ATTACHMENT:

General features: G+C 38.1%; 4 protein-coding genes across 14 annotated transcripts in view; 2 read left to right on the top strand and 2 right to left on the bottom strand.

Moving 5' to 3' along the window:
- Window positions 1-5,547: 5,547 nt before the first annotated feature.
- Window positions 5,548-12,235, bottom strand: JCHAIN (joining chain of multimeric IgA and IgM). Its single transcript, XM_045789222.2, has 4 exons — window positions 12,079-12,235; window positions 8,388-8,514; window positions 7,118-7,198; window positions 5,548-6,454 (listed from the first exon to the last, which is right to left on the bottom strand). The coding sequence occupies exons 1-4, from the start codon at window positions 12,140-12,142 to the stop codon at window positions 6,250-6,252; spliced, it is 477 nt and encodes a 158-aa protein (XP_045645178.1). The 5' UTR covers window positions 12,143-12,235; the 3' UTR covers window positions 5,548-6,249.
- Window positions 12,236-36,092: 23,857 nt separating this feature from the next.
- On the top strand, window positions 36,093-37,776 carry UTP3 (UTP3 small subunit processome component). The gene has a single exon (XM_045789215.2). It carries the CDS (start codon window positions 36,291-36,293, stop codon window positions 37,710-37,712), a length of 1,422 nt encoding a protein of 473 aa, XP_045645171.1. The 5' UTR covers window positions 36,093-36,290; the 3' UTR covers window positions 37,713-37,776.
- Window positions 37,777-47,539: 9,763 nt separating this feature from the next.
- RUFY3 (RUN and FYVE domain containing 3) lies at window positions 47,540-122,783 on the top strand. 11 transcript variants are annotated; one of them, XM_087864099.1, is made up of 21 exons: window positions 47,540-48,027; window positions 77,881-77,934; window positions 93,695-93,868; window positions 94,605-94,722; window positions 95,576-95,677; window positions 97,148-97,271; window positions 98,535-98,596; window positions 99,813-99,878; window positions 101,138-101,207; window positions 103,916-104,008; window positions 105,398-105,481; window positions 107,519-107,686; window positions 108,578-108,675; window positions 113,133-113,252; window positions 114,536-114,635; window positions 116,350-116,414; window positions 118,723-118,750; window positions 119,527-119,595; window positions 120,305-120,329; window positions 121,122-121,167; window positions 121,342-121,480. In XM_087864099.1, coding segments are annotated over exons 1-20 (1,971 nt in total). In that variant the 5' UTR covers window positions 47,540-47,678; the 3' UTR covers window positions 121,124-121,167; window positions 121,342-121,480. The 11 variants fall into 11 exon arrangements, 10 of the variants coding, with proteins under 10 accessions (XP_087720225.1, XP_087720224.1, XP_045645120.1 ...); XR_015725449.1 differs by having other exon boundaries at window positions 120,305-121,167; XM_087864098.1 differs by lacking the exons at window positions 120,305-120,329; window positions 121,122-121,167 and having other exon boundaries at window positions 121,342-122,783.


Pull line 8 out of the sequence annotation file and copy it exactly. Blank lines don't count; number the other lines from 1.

- RUFY3 (RUN and FYVE domain containing 3) lies at window positions 47,540-122,783 on the top strand. 11 transcript variants are annotated; one of them, XM_087864099.1, is made up of 21 exons: window positions 47,540-48,027; window positions 77,881-77,934; window positions 93,695-93,868; window positions 94,605-94,722; window positions 95,576-95,677; window positions 97,148-97,271; window positions 98,535-98,596; window positions 99,813-99,878; window positions 101,138-101,207; window positions 103,916-104,008; window positions 105,398-105,481; window positions 107,519-107,686; window positions 108,578-108,675; window positions 113,133-113,252; window positions 114,536-114,635; window positions 116,350-116,414; window positions 118,723-118,750; window positions 119,527-119,595; window positions 120,305-120,329; window positions 121,122-121,167; window positions 121,342-121,480. In XM_087864099.1, coding segments are annotated over exons 1-20 (1,971 nt in total). In that variant the 5' UTR covers window positions 47,540-47,678; the 3' UTR covers window positions 121,124-121,167; window positions 121,342-121,480. The 11 variants fall into 11 exon arrangements, 10 of the variants coding, with proteins under 10 accessions (XP_087720225.1, XP_087720224.1, XP_045645120.1 ...); XR_015725449.1 differs by having other exon boundaries at window positions 120,305-121,167; XM_087864098.1 differs by lacking the exons at window positions 120,305-120,329; window positions 121,122-121,167 and having other exon boundaries at window positions 121,342-122,783.